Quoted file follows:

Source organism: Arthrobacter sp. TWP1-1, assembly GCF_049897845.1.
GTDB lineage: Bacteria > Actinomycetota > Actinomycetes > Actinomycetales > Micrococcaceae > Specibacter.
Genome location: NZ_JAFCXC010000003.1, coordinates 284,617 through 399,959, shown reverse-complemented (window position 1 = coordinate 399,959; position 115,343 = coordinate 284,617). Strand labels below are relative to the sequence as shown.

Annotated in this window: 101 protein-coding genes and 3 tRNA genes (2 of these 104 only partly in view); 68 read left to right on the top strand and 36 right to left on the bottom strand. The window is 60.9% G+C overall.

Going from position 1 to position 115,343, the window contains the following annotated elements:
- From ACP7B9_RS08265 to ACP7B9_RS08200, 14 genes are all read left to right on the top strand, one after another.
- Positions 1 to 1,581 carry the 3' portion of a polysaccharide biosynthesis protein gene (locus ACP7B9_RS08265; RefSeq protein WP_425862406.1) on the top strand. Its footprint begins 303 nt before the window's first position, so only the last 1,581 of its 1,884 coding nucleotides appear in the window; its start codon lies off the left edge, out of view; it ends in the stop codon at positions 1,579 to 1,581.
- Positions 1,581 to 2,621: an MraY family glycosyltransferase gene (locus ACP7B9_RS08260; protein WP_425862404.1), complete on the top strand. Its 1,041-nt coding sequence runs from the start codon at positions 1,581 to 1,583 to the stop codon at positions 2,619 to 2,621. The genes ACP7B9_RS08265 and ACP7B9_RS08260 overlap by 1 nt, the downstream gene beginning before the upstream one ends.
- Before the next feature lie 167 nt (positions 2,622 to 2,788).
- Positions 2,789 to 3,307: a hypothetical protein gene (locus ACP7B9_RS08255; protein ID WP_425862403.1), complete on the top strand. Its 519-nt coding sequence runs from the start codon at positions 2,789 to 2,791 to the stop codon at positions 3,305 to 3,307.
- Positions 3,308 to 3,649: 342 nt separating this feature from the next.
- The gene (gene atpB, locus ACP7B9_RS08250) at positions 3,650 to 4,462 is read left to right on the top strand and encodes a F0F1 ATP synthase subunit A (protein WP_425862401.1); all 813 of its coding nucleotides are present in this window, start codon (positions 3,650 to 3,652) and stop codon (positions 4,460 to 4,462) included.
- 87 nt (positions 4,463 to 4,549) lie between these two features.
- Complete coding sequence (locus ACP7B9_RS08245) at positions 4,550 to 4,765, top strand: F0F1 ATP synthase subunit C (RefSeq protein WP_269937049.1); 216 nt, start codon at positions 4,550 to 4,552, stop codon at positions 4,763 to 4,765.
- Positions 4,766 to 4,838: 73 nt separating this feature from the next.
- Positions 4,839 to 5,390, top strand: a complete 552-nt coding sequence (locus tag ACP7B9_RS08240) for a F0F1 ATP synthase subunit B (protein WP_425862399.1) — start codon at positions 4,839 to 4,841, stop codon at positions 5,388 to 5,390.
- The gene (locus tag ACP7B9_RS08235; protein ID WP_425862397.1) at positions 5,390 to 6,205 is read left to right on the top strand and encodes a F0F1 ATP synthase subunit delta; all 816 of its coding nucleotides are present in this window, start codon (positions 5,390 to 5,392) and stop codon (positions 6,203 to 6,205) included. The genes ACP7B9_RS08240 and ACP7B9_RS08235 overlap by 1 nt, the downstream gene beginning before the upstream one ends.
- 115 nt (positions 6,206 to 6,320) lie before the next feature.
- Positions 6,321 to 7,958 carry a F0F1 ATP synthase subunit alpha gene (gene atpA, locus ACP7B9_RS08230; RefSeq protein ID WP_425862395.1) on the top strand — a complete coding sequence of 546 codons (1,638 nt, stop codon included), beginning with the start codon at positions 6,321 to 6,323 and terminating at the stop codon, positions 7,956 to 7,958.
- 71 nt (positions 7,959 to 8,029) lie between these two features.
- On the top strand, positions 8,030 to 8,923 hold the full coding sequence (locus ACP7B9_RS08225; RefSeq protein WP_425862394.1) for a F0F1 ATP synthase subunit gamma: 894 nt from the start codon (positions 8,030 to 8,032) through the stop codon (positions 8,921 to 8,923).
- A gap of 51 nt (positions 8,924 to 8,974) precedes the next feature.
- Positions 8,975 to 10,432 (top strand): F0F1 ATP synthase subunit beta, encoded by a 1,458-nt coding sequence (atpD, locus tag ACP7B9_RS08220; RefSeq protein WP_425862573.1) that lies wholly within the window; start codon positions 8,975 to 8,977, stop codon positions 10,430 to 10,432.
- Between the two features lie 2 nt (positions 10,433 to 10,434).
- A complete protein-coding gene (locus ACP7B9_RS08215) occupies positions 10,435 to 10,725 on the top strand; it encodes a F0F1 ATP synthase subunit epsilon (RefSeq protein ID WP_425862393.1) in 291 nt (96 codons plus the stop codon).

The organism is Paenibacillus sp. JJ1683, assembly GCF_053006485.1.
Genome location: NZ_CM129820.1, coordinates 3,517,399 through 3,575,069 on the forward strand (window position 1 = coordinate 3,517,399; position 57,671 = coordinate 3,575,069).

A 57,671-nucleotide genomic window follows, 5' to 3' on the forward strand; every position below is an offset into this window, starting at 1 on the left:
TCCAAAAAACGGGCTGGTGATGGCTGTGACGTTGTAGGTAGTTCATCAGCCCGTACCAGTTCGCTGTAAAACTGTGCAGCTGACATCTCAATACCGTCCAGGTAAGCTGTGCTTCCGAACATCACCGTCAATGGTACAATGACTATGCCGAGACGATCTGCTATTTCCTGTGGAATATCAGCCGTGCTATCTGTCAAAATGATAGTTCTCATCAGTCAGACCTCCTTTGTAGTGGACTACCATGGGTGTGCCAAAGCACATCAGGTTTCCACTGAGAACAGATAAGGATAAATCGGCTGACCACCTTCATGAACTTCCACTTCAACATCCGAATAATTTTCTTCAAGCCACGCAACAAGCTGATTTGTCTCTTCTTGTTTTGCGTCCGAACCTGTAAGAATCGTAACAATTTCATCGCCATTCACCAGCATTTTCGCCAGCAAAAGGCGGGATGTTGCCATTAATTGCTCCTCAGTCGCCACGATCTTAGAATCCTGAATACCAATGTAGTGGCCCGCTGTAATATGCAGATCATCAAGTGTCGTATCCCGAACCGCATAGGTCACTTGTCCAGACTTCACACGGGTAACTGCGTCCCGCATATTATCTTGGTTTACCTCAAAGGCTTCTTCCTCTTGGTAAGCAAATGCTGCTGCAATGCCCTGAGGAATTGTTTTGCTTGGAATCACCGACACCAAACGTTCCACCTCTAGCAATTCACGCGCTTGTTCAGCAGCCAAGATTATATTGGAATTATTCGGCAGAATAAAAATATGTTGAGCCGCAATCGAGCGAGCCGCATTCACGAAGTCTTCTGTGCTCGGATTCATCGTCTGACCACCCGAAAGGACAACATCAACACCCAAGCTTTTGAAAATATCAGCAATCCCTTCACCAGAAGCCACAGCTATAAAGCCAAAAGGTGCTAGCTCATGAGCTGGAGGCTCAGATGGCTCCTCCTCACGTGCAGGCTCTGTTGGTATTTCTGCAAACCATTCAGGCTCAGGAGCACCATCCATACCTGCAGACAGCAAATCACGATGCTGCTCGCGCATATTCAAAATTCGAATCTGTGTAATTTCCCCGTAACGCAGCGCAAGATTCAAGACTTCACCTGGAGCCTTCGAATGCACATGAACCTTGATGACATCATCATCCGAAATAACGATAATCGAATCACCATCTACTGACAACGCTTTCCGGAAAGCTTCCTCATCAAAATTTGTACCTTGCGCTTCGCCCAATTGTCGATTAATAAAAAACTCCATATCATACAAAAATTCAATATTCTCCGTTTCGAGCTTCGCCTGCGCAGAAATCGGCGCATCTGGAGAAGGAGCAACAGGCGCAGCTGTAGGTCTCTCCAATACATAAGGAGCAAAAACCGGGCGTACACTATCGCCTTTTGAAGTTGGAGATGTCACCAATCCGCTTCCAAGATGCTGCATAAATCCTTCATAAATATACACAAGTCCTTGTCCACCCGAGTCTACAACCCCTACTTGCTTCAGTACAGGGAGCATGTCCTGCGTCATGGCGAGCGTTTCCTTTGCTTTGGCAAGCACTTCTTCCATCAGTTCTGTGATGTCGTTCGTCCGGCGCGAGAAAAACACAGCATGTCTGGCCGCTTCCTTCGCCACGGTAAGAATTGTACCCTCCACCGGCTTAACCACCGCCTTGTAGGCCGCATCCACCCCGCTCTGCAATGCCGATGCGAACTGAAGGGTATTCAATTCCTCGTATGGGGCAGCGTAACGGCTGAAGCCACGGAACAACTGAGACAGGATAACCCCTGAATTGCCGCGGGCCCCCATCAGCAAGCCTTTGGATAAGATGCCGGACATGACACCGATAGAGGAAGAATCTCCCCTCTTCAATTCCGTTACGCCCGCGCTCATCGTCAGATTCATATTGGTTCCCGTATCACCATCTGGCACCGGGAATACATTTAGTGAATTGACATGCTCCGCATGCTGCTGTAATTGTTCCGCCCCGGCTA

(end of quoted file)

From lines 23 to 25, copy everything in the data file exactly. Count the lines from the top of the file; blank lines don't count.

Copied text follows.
- Positions 8,975 to 10,432 (top strand): F0F1 ATP synthase subunit beta, encoded by a 1,458-nt coding sequence (atpD, locus tag ACP7B9_RS08220; RefSeq protein WP_425862573.1) that lies wholly within the window; start codon positions 8,975 to 8,977, stop codon positions 10,430 to 10,432.
- Between the two features lie 2 nt (positions 10,433 to 10,434).
- A complete protein-coding gene (locus ACP7B9_RS08215) occupies positions 10,435 to 10,725 on the top strand; it encodes a F0F1 ATP synthase subunit epsilon (RefSeq protein ID WP_425862393.1) in 291 nt (96 codons plus the stop codon).